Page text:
DRY MATTER LOSS AND LIPID OXIDATION EVALUATION OF SOYBEANS DURING STORAGE AT ELEVATED TEMPERATURES AND MOISTURE CONTENT

Mariane Pastorelli Latanze, Richard S. Gates, Keith Cadwallader, Mohammed Kamruzzaman, Mike Tumbleson, Kent Rausch

Research output: Contribution to journalArticlepeer-review

Abstract

After harvest, soybeans are susceptible to physical, chemical, and biological changes. Prolonged storage under unfavorable conditions, such as elevated temperature and moisture content (m.c.), is responsible for accelerating dry matter loss (DML) rates and lipid oxidation (LO). Knowledge of DML rates (vDML) is useful in developing maximum allowable storage time (MAST) guidelines for soybeans. In addition to DML, monitoring changes in the lipid fraction is essential to assess quality since soybeans are valued for their oil content. The objective of this study was to estimate DML and LO of soybeans during a 30-d period over a wide range of m.c. (14% to 22%wb m.c.) and temperature (25 to 35°C), which were chosen based on climate conditions from low latitude regions where major soybean producing countries are located. A series of respiration tests were conducted using a static grain respiration measurement system with a sensor unit to monitor carbon dioxide (CO2) concentration, which was used to estimate DML. After each respiration test, samples were collected for chemical analysis. Headspace-solid phase microextraction gas chromatography-mass spectrometry was employed to determine volatile compound concentrations, which served as LO indicators. Moreover, volatile compound analysis was also used to evaluate the formation of anaerobic respiration products and other compounds that can affect soybean quality during storage. There was an increase in vDML with increased m.c. and temperature. Across the temperature range chosen, vDML increased 40 to 46 times for soybeans at 18%wb m.c. compared to 14%wb m.c. and 2.7 to 3.7 times for soybeans at 22%wb m.c. compared to 18%wb m.c. Temperature effects on vDML were smaller than moisture effects. vDML increased 1.1 to 3.5 times across the temperature range tested at constant moisture. Changes in storage conditions also affected the formation of volatile compounds. The sum of hexanal and 1-hexanol concentrations (ppm), used as LO indicators, was higher in samples with elevated m.c. Concentrations of these compounds increased 1.3 to 5 times for 22%wb soybeans compared to 18%wb m.c. and 4.6 to 11.8 times for samples at 18%wb compared to 14%wb m.c. at the same temperature. LO products were positively correlated with DML (r = 0.88) and vDML (r = 0.84); this confirmed that lipids are degraded in addition to DML when soybeans are subjected to unfavorable storage conditions. This correlation can be useful to improve MAST guidelines based on qualitative and quantitative deterioration.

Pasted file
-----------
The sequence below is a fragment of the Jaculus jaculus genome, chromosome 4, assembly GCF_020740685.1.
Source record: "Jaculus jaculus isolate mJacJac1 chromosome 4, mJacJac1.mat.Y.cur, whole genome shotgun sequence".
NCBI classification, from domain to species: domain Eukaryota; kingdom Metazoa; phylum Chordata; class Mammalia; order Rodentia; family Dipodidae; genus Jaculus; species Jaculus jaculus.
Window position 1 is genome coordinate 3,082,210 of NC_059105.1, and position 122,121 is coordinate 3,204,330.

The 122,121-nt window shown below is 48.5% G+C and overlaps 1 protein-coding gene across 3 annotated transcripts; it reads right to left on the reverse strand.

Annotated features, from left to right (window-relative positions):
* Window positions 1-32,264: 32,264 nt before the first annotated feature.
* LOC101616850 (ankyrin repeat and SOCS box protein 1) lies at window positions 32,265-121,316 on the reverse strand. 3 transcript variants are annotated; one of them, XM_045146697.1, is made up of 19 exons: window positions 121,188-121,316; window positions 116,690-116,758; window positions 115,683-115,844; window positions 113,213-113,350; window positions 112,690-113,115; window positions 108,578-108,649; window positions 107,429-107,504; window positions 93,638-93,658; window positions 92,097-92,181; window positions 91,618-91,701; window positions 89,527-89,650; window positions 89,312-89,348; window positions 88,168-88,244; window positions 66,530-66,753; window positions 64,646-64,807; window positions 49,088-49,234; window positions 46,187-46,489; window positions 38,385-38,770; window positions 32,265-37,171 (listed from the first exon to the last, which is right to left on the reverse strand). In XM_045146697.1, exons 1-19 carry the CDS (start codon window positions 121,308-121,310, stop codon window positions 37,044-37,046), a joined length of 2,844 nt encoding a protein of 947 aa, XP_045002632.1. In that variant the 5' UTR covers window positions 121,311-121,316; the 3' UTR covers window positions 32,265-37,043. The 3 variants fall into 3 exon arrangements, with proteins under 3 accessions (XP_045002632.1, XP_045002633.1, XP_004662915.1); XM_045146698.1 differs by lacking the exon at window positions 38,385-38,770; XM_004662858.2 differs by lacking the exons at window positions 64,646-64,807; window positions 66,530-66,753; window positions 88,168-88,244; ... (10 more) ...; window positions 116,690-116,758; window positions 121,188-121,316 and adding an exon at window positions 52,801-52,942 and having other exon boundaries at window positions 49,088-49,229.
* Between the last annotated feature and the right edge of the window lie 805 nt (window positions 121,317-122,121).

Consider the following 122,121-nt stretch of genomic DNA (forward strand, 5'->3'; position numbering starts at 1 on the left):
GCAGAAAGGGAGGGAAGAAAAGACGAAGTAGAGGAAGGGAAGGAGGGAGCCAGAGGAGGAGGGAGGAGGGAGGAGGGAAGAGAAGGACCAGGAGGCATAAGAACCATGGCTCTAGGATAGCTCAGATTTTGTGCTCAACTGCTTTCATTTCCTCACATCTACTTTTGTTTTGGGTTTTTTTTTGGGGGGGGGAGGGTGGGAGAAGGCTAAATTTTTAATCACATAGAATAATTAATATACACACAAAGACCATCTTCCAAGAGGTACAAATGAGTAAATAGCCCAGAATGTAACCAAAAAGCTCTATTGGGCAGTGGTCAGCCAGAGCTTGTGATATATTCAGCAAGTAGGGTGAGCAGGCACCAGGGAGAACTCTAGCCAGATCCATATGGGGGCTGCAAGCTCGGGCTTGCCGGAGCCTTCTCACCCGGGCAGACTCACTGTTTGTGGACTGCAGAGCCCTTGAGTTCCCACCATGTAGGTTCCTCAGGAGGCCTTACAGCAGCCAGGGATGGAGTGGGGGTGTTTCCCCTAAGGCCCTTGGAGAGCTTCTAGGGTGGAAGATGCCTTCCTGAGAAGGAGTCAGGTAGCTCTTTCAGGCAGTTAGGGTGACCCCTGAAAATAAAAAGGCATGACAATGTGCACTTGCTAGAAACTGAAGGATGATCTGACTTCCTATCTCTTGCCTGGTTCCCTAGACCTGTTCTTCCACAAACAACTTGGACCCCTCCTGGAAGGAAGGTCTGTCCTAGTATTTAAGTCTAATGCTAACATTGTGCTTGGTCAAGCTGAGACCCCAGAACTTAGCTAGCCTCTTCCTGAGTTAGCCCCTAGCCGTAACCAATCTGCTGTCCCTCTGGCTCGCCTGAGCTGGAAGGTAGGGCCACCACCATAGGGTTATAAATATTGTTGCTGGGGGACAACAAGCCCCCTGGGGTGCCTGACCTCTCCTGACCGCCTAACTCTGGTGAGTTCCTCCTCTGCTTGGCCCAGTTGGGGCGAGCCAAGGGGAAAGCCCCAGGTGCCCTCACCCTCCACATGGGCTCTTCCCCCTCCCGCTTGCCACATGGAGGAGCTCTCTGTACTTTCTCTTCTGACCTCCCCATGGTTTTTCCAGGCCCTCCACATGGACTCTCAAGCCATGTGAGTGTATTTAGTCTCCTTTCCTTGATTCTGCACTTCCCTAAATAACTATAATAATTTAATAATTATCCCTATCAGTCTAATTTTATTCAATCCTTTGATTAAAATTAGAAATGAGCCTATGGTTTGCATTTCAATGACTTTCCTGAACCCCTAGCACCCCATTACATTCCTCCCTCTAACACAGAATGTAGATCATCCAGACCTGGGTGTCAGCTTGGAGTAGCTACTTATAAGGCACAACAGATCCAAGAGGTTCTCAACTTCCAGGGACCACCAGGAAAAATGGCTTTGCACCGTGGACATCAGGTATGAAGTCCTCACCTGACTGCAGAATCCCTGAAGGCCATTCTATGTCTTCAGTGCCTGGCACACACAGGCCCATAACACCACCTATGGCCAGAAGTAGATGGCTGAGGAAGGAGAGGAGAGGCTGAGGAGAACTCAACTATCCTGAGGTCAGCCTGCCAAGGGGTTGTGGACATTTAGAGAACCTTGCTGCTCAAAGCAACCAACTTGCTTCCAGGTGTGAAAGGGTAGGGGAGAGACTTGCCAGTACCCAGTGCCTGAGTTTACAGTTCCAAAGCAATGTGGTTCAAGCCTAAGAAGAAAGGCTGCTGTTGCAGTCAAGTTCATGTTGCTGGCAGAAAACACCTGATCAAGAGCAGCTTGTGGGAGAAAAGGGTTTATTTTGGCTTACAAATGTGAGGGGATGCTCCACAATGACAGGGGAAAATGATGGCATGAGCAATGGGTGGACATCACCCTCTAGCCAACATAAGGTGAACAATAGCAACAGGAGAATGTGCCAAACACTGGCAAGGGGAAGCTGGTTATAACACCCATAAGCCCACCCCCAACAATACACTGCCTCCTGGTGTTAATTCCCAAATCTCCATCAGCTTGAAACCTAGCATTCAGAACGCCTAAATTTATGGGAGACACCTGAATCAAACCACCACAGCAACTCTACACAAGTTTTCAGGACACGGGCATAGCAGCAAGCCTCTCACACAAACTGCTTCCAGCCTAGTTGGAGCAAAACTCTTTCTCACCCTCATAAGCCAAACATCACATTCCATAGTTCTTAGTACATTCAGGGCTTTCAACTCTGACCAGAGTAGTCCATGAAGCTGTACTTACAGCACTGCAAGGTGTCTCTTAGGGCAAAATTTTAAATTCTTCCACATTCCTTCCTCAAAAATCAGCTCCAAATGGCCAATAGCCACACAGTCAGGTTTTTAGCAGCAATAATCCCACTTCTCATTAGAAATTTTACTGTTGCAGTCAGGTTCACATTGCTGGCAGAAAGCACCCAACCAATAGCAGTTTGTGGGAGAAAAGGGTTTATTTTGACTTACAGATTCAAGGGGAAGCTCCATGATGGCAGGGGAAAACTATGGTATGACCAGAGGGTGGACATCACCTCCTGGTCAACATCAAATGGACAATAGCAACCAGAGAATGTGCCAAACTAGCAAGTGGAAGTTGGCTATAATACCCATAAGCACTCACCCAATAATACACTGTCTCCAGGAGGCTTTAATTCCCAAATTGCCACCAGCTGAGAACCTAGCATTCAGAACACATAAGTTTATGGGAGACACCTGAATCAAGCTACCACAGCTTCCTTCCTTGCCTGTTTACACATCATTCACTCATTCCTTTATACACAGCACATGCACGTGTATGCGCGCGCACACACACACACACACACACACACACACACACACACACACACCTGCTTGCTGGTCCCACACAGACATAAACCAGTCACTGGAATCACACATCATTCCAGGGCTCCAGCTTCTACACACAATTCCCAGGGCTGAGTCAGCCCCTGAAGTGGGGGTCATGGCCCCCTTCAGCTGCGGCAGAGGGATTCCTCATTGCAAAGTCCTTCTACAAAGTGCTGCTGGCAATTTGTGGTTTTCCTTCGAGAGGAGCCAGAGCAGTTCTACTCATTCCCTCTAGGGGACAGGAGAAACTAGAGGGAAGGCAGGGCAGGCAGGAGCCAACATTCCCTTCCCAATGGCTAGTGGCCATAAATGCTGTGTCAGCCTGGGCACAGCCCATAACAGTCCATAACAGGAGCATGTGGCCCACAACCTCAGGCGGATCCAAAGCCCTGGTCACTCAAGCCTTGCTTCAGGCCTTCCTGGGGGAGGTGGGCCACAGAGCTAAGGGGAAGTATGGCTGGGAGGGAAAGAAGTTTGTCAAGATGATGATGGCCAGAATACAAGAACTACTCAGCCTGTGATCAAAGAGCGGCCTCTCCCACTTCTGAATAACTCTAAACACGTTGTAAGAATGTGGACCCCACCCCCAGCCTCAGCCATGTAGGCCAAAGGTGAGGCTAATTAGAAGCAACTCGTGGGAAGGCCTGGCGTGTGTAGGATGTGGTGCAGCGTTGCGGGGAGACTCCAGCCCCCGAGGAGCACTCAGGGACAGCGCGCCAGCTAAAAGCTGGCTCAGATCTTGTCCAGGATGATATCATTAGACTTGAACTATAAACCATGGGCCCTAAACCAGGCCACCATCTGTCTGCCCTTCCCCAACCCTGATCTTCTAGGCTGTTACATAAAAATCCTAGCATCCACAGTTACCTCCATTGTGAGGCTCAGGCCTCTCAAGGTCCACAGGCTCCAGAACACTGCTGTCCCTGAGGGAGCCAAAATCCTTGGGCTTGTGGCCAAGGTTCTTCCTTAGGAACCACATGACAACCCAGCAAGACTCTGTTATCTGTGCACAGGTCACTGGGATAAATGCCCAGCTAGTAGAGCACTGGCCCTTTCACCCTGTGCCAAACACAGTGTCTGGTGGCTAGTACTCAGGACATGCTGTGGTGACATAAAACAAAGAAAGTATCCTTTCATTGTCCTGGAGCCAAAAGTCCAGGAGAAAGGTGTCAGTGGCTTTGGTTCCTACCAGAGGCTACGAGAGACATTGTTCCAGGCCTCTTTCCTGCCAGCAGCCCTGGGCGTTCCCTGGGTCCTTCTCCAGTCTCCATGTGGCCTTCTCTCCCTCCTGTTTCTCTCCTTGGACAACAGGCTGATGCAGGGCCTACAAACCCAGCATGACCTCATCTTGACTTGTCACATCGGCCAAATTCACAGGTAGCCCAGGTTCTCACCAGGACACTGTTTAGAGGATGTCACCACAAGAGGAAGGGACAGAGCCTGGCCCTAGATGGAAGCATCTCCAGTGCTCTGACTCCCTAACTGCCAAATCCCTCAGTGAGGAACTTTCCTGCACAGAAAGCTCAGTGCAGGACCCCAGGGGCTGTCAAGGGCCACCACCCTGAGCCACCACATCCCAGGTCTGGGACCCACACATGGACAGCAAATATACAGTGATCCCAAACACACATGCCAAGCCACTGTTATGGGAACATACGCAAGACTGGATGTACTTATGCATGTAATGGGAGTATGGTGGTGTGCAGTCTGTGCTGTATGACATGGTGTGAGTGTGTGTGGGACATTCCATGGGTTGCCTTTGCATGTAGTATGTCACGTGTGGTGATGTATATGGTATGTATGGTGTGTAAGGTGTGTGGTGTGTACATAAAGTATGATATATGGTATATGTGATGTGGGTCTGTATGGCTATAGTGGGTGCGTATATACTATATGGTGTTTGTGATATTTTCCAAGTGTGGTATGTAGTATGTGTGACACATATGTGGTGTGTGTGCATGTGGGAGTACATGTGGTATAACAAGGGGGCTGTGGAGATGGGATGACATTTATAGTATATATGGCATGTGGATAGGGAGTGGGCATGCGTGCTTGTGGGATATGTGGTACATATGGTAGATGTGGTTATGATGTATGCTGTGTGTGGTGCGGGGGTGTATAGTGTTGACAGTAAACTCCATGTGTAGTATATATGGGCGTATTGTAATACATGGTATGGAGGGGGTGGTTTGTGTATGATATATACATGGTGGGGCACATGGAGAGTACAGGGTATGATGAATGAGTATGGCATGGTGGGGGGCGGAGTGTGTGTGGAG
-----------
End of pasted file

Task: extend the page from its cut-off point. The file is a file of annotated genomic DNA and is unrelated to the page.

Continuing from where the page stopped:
Original languageEnglish (US)
Pages (from-to)1039-1048
Number of pages10
JournalJournal of the ASABE
Volume65
Issue number5
DOIs
StatePublished - 2022

Keywords

  • Dry matter loss
  • Grain storage
  • Lipid oxidation
  • Respiration
  • Soybeans
  • Volatile compounds

ASJC Scopus subject areas

  • Forestry
  • Food Science
  • Agronomy and Crop Science
  • Soil Science
  • Biomedical Engineering

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